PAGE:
IBWM StaffComment


IBWM StaffComment
Par Mauro Caballero.jpg

Mauro Caballero     19     Striker      Porto     Paraguay

2013 has been…

Mauro Caballero is the son of a former international striker of the same name. As such, it was of little surprise that he showed an immediate interest and ability at the beautiful game. By the tender age of just eight, he was being recruited into academies and nurtured as a forward.

Following in the footsteps of Mauro Caballero Senior, the teenage Paraguayan has already notched up stints at two of his dad’s former clubs; Olimpia and then Club Libertad, when he spent close to six years in the youth squads. Caballero made instantaneous impacts at almost every level, scoring goals by the hatful as he drew more and more plaudits as a young striker.

As mentioned, Mauro Junior has been earmarked as an exciting prospect since the day he started playing football and just a month after being named on The 100 for 2013, he completed a move to FC Porto. Very much a player for the future, it was of little surprise to see the Portuguese giants move early while others still wanted to assess Caballero.

That said; it is a shame that Mauro isn’t playing regular first team football in South American and getting more chances to impress in the Copa Libertadores. It was in said competition with a key goal for Libertad that Mauro first announced himself as a threat at senior level. However, Caballero let his youth deal with the Paraguayan club expire in September 2012 when their offer on a new deal failed to match his (nor his father’s) valuation of his worth. Lawyers were eventually required to iron out the deal and sort out a measly transfer fee of just €325,000; an affordable risk for FC Porto to take.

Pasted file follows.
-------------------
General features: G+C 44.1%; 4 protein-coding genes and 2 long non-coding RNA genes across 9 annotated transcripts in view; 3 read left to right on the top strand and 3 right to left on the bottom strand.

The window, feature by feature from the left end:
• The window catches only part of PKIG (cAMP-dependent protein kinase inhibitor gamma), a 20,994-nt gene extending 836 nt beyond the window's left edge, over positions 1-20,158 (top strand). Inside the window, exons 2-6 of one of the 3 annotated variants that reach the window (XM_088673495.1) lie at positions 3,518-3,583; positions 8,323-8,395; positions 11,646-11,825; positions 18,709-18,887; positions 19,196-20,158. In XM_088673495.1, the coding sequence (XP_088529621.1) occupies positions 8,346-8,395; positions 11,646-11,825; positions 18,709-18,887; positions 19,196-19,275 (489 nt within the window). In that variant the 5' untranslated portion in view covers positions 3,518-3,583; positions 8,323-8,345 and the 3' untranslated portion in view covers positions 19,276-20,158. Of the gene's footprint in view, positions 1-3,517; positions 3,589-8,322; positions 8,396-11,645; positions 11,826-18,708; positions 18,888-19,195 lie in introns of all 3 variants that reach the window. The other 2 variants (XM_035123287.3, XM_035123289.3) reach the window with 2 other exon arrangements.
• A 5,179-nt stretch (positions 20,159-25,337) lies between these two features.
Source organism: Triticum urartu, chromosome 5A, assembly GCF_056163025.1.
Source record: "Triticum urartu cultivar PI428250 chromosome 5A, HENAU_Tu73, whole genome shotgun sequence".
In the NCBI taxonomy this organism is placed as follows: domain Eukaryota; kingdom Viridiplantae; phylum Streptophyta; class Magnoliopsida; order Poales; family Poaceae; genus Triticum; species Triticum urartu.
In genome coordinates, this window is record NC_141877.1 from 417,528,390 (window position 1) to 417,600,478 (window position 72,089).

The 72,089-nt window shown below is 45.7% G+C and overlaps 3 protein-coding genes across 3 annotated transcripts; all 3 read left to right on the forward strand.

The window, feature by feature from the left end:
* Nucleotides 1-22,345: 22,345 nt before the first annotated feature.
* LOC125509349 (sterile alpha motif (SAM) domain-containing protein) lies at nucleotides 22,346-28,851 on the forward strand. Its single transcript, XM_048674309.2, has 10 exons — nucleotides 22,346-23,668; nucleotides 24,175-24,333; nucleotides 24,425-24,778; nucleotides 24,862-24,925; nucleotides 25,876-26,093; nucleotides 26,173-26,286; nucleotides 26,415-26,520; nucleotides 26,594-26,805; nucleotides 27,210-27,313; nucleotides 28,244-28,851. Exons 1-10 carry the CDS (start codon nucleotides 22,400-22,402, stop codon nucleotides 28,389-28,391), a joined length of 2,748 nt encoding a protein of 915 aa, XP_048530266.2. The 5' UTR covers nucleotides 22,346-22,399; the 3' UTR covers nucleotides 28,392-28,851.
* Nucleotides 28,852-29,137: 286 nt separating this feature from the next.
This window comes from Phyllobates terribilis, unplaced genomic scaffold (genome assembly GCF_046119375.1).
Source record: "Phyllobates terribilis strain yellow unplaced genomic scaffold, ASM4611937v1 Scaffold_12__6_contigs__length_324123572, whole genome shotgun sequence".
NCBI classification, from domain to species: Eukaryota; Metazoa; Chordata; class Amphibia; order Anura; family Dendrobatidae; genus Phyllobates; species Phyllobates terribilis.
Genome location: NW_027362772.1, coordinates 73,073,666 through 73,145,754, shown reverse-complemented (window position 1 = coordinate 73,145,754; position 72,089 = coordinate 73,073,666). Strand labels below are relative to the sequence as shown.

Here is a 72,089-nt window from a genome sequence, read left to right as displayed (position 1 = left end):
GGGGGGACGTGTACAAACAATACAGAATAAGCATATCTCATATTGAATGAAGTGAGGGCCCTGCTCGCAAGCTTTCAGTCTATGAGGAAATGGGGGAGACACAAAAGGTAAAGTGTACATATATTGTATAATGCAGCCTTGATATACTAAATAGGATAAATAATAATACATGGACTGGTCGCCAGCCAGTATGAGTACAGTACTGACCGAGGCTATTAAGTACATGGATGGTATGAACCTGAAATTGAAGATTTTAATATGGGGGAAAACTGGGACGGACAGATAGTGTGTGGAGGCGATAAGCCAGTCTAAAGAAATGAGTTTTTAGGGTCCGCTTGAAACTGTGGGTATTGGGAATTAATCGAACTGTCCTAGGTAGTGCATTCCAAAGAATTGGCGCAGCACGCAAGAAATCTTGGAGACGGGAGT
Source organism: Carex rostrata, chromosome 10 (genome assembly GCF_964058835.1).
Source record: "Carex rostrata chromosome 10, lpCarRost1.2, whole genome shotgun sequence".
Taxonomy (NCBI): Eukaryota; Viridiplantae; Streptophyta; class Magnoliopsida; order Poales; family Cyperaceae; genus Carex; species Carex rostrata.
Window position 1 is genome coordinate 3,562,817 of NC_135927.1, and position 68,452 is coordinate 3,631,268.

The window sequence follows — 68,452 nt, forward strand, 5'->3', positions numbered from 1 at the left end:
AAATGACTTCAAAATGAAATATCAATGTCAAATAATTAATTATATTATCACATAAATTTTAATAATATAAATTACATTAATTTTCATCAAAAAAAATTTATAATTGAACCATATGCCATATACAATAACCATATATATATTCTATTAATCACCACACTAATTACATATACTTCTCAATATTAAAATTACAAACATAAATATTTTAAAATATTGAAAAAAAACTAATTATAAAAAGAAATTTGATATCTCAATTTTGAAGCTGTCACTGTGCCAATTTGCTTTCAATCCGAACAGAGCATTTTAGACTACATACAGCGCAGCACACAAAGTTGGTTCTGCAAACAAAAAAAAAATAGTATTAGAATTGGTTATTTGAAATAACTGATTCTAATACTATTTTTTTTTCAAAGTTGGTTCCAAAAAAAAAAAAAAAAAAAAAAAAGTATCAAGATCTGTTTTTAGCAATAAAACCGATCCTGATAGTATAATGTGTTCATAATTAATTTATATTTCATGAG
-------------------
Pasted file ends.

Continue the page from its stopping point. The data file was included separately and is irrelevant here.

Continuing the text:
Constantly busy, Caballero is a pain for defenders to track and mark. He’s doesn’t remain still and is always looking for a gap to dash into. At 19, he knows the runs to make and constantly puts himself into positions to pounce on rebounds and deflections. Constantly compared to Manchester United’s Javier Hernandez, the pair have matching aerial prowess. Caballero has counteracted his lack of height by working on his heading skills. So much so that getting on the end of crosses is perhaps his biggest strength.

However, the last 12 months have been a huge disappointment. Stuck in the Porto reserves, Mauro is improving his game but he hasn’t scored enough to warrant even a token place on the bench.

What next?

Mauro made his first team debut over two years ago; and has been growing as a player ever since. He’s hardly been an unknown prospect in Paraguayan football in recent years. Goals in the Paraguayan league and the Copa Libertadores have helped peak interest in him and as such, there is much expectation surrounding the young striker.

Most are happy observing his development for now, trying to back off and let him work on his game. Being a nuisance will only get him so far; and as such, he has the chance to use his time in the Porto B side to improve his all-round game.

The plan is that he’ll emerge as one of Paraguay’s greatest ever strikers. He is seen as the heir to Roque Santa Cruz in the national team (ignoring Oscar Cardozo and/or Lucas Barrios) and his crown is being readied.  Should Porto continue to sell their prized strikers, as has been the norm of the last few years, Caballero’s chance will come and it’ll be on him to take it.

At Club Libertad, he was used in a selection of positions, including as the number 10, and he managed to look competent. However, his future doesn’t lie anywhere other than as the leading front-man so those experiments are best ended now.

"Hmmm.  Not convinced that he'll be able to step up.  Paraguay aren't in great shape but youngsters Sanabria and Romero look better prospects.  Could easily disappear." - Jeff Livingstone, IBWM

D     If he uses this time smartly now, Caballero can be one of Europe’s most feared strikers within four years just like Falcao and Martinez before him